Drones: Aren’t the Laws Already on the Books?

February 25, 2014
“The grandfathers of privacy wouldn’t argue for new, drone-specific privacy rules,” writes Jeff Kosseff, CIPP/US. Rather, the common-law privacy torts they articulated more than a century ago would apply equally to drones as they do to older information-gathering technologies. In part one of a three-part series on drones, Kosseff looks at existing U.S. laws to be considered when it comes to the use of drones for gathering information. Look for part two, on private-sector drone use, in the April edition of The Privacy Advisor.

HIPAA Changes Mean Tightening Up Vendor Relationships

February 25, 2014
With the changes to the HIPAA Privacy and Security Rules, the responsibilities and relationships between covered entities and their vendors have moved to the forefront of information security management. Particularly, renewed emphasis has been placed on vendor security management and the responsibility that covered entities bear on performing appropriate due diligence. David Holtzman, CIPP/G, and Erin McMillan drill down on how to comply with the changes.

Ten Steps to a Quality Privacy Program, Part Seven: Identifying the Root Cause; Implementing Correct

February 25, 2014
In this seventh installment in her series “Ten Steps to a Quality Privacy Program,” Deidre Rodriguez, CIPP/US, looks at the importance of identifying root causes, correcting the issues and documenting actions taken. “Taking the time to identify and document the proper root cause of an incident or privacy issue, creating a formal corrective action plan and documenting sanctions will save you time and frustration if this information is needed to respond to a regulatory inquiry,” she writes.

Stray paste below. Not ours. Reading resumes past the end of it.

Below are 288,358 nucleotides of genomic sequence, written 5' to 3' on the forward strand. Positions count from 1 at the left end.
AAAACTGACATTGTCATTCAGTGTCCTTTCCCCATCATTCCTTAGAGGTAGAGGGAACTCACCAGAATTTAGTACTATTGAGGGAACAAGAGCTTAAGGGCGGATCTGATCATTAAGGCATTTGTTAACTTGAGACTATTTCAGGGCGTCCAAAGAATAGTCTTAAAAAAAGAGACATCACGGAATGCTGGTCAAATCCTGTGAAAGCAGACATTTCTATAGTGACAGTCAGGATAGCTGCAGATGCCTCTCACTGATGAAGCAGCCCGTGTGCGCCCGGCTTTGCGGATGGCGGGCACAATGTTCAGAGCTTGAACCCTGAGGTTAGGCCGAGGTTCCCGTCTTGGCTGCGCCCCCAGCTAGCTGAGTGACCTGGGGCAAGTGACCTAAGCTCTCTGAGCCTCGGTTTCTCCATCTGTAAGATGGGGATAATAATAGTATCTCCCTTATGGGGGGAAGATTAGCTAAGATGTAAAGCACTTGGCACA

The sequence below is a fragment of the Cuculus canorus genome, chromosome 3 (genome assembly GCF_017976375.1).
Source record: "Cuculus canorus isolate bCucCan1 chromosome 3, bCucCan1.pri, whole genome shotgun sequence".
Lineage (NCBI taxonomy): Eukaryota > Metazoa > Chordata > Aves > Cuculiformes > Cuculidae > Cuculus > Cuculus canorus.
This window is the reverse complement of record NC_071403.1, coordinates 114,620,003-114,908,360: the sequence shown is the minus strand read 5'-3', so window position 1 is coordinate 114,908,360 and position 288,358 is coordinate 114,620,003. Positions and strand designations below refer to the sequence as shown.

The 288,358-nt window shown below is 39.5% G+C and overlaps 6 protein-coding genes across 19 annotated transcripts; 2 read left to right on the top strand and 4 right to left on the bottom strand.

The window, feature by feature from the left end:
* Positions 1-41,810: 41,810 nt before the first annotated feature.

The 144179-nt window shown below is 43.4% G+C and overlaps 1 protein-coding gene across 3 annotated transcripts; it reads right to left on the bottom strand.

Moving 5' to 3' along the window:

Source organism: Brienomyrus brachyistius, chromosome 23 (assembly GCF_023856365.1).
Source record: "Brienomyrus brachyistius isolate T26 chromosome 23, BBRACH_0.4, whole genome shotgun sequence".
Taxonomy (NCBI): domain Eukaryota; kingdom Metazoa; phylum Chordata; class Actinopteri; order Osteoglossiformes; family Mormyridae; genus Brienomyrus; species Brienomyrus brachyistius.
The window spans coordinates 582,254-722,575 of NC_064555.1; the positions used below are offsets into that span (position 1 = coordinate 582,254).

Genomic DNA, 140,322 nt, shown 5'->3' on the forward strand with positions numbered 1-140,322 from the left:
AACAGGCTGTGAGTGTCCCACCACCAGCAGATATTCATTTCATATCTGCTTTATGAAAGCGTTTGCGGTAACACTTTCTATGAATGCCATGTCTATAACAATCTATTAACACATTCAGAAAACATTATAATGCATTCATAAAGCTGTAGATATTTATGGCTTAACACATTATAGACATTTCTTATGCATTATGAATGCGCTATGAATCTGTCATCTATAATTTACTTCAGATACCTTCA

Ireland: Europe’s Scapegoat for an Out-of-Date Directive

February 25, 2014
“Europe is currently endeavouring to regulate this world with a directive that was enacted in 1995 but conceived in 1981,” writes Denis Kelleher. While recent years have seen some express frustrations about Ireland’s data protection regime, “such frustrations may be better directed at a European Data Protection regime that is now out of date.” Kelleher looks at Ireland’s Office of the Data Protection Commissioner’s powers and the country’s views on privacy.

CNIL Amends Whistleblowing Rules, Effective Now

February 25, 2014
The French Data Protection Authority’s whistleblowing scheme allows companies to comply via a self-certification procedure whereby they make a formal undertaking that their whistleblowing hotline complies with the pre-established conditions set out in single authorization AU-004. The CNIL's view on whistleblowing schemes has evolved over time, and it recently revised AU-004 to cover a wider scope, including workplace harassment and the environment, and specifies that anonymous reporting should be discouraged. In this report, Olivier Proust examines the amended rules in detail.

A Privacy Pro Takes a Test Drive With Google Glass

February 25, 2014
Privacy professionals have long been warning of the dangers to privacy from wearable technology. Often, the concerns have been expressed based on anecdotal evidence. So, when Bob Siegel, CIPP/US, CIPP/IT, CIPP/C, CIPM, had the opportunity to join the Google Glass Explorer program, he jumped at the chance. Siegel describes reactions to wearing the glasses at a dinner with friends, out in public and in professional settings.